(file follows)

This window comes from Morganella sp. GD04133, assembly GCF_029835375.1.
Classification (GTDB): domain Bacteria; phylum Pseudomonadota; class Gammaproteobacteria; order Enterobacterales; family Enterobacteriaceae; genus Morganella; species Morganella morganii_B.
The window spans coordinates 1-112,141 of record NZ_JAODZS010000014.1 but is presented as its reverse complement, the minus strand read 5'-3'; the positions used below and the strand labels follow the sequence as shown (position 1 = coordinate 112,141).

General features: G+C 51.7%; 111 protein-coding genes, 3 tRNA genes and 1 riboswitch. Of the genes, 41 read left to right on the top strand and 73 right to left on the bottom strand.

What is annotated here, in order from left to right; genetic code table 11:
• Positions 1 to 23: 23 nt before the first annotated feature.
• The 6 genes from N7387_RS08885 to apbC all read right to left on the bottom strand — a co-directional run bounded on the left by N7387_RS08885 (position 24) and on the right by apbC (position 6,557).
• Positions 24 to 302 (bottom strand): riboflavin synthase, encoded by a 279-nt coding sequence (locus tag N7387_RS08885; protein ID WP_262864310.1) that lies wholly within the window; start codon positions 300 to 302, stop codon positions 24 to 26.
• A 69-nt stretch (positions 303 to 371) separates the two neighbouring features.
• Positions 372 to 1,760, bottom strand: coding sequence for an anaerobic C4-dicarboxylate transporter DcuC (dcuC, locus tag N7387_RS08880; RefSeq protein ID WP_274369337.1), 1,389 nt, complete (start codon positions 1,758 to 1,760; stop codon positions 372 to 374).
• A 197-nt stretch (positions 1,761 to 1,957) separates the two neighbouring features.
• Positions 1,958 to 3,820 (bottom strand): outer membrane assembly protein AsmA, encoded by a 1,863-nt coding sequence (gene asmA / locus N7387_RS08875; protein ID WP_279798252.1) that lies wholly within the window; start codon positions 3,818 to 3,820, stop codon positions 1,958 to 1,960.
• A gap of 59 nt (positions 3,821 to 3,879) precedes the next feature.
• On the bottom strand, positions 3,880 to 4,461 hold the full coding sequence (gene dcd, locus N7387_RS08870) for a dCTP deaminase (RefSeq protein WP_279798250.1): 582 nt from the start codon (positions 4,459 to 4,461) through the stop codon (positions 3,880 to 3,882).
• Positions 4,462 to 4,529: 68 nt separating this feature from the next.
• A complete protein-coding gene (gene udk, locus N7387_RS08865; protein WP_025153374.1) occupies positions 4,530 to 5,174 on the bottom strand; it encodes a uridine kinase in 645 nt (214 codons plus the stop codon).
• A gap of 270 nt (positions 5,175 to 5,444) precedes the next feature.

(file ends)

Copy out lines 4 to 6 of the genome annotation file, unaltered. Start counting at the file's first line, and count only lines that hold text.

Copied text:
General features: G+C 51.7%; 111 protein-coding genes, 3 tRNA genes and 1 riboswitch. Of the genes, 41 read left to right on the top strand and 73 right to left on the bottom strand.

What is annotated here, in order from left to right; genetic code table 11:
• Positions 1 to 23: 23 nt before the first annotated feature.